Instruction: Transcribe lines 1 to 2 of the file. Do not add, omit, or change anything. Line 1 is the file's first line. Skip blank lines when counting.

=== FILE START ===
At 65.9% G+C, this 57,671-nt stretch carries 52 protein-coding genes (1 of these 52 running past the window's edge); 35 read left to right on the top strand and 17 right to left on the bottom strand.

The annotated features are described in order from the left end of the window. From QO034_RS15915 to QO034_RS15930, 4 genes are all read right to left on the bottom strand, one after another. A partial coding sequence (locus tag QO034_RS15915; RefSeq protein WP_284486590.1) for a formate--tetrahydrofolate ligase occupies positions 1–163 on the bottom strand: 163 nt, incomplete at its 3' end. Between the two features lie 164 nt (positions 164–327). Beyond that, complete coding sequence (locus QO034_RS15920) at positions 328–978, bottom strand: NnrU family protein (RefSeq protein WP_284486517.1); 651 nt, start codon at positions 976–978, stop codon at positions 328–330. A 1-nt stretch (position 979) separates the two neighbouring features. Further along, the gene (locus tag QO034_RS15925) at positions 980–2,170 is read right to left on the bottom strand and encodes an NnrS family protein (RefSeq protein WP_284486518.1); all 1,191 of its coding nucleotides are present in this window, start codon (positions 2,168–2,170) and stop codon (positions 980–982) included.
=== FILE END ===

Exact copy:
At 65.9% G+C, this 57,671-nt stretch carries 52 protein-coding genes (1 of these 52 running past the window's edge); 35 read left to right on the top strand and 17 right to left on the bottom strand.

The annotated features are described in order from the left end of the window. From QO034_RS15915 to QO034_RS15930, 4 genes are all read right to left on the bottom strand, one after another. A partial coding sequence (locus tag QO034_RS15915; RefSeq protein WP_284486590.1) for a formate--tetrahydrofolate ligase occupies positions 1–163 on the bottom strand: 163 nt, incomplete at its 3' end. Between the two features lie 164 nt (positions 164–327). Beyond that, complete coding sequence (locus QO034_RS15920) at positions 328–978, bottom strand: NnrU family protein (RefSeq protein WP_284486517.1); 651 nt, start codon at positions 976–978, stop codon at positions 328–330. A 1-nt stretch (position 979) separates the two neighbouring features. Further along, the gene (locus tag QO034_RS15925) at positions 980–2,170 is read right to left on the bottom strand and encodes an NnrS family protein (RefSeq protein WP_284486518.1); all 1,191 of its coding nucleotides are present in this window, start codon (positions 2,168–2,170) and stop codon (positions 980–982) included.